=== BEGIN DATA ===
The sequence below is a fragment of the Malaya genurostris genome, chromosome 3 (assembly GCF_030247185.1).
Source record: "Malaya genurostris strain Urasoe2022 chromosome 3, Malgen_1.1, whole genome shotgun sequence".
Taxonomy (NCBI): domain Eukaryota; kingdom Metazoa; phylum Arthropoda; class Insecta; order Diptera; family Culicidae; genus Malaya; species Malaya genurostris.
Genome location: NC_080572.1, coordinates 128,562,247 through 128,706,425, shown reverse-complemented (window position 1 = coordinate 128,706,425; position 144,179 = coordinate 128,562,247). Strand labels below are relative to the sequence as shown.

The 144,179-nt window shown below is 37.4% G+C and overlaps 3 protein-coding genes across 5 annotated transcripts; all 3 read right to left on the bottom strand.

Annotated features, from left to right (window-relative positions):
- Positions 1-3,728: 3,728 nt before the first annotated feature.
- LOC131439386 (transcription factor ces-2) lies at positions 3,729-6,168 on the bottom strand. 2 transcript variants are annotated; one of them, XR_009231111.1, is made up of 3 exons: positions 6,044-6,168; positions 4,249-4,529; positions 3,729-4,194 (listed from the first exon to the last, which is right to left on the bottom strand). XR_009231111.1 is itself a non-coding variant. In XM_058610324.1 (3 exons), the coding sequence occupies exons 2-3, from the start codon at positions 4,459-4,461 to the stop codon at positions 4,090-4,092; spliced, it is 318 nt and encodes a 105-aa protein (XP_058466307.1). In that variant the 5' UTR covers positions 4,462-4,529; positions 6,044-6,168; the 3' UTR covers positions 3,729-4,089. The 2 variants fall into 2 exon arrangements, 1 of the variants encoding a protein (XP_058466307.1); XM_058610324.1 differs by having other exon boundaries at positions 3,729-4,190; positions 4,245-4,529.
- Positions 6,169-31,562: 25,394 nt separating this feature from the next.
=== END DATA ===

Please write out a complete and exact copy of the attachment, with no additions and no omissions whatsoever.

The sequence below is a fragment of the Malaya genurostris genome, chromosome 3 (assembly GCF_030247185.1).
Source record: "Malaya genurostris strain Urasoe2022 chromosome 3, Malgen_1.1, whole genome shotgun sequence".
Taxonomy (NCBI): domain Eukaryota; kingdom Metazoa; phylum Arthropoda; class Insecta; order Diptera; family Culicidae; genus Malaya; species Malaya genurostris.
Genome location: NC_080572.1, coordinates 128,562,247 through 128,706,425, shown reverse-complemented (window position 1 = coordinate 128,706,425; position 144,179 = coordinate 128,562,247). Strand labels below are relative to the sequence as shown.

The 144,179-nt window shown below is 37.4% G+C and overlaps 3 protein-coding genes across 5 annotated transcripts; all 3 read right to left on the bottom strand.

Annotated features, from left to right (window-relative positions):
- Positions 1-3,728: 3,728 nt before the first annotated feature.
- LOC131439386 (transcription factor ces-2) lies at positions 3,729-6,168 on the bottom strand. 2 transcript variants are annotated; one of them, XR_009231111.1, is made up of 3 exons: positions 6,044-6,168; positions 4,249-4,529; positions 3,729-4,194 (listed from the first exon to the last, which is right to left on the bottom strand). XR_009231111.1 is itself a non-coding variant. In XM_058610324.1 (3 exons), the coding sequence occupies exons 2-3, from the start codon at positions 4,459-4,461 to the stop codon at positions 4,090-4,092; spliced, it is 318 nt and encodes a 105-aa protein (XP_058466307.1). In that variant the 5' UTR covers positions 4,462-4,529; positions 6,044-6,168; the 3' UTR covers positions 3,729-4,089. The 2 variants fall into 2 exon arrangements, 1 of the variants encoding a protein (XP_058466307.1); XM_058610324.1 differs by having other exon boundaries at positions 3,729-4,190; positions 4,245-4,529.
- Positions 6,169-31,562: 25,394 nt separating this feature from the next.